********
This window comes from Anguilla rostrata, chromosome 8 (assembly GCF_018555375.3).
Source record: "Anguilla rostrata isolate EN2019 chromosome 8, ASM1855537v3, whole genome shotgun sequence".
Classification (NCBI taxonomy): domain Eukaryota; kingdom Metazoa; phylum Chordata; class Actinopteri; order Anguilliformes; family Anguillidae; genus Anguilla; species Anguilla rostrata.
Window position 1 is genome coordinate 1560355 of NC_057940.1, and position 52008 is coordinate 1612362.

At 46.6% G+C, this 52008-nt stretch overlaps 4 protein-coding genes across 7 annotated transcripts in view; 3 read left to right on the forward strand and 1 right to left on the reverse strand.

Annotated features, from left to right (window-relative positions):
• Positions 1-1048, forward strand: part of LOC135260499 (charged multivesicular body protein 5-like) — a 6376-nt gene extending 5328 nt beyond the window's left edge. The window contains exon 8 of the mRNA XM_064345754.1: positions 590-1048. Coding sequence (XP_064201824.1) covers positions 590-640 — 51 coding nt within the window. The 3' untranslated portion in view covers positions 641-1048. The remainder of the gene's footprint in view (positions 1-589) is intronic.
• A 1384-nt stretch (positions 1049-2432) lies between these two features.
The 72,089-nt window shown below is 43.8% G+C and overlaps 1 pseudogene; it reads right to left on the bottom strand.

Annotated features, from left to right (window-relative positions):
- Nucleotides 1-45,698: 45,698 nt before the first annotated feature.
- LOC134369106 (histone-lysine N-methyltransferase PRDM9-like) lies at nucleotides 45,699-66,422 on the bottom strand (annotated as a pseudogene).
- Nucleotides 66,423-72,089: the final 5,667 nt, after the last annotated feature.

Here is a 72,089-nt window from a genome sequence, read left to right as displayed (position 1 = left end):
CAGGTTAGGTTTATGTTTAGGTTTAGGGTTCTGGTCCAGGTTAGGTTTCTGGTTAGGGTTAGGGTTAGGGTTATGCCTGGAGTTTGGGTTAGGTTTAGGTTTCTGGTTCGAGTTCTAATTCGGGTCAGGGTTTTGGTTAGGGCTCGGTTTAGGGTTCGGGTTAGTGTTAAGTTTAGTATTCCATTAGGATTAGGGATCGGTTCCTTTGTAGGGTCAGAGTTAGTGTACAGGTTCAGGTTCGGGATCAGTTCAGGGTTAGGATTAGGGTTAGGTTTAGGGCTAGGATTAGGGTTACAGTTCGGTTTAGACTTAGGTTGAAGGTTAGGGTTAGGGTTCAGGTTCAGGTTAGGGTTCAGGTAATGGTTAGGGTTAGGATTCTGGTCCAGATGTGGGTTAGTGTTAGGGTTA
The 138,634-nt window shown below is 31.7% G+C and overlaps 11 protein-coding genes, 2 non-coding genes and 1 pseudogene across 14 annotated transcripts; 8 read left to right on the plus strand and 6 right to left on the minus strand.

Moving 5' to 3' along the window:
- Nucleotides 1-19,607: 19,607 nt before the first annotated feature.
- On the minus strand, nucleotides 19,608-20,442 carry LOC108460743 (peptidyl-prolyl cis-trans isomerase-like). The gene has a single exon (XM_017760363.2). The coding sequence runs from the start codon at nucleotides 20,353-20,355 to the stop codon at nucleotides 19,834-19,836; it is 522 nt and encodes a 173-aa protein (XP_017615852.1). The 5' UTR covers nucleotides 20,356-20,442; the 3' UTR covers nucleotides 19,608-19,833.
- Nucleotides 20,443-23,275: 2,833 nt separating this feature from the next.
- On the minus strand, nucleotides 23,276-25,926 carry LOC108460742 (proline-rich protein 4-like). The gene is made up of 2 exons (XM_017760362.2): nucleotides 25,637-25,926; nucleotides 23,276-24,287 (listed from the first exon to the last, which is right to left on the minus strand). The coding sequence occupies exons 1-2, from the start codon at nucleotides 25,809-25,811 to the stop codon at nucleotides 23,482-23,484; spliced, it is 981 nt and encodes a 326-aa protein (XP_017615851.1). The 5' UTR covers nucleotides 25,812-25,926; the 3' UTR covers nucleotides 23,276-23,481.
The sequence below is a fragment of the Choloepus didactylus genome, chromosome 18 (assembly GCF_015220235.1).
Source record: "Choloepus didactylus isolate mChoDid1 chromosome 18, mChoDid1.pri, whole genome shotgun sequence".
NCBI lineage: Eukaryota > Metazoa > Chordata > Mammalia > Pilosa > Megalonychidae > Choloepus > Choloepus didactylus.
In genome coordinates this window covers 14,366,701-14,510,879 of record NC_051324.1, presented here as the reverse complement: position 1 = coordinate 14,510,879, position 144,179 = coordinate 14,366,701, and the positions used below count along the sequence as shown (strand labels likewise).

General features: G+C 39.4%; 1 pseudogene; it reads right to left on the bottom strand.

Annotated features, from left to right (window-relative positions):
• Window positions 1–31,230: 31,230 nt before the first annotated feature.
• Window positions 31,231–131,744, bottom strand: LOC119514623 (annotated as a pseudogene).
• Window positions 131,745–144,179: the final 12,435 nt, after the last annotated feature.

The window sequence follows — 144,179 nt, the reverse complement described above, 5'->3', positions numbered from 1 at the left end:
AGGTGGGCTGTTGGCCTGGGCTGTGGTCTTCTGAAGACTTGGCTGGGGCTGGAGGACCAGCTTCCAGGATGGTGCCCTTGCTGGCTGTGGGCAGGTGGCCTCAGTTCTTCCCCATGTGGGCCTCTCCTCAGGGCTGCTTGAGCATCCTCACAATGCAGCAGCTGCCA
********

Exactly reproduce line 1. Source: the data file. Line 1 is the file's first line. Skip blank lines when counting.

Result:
This window comes from Anguilla rostrata, chromosome 8 (assembly GCF_018555375.3).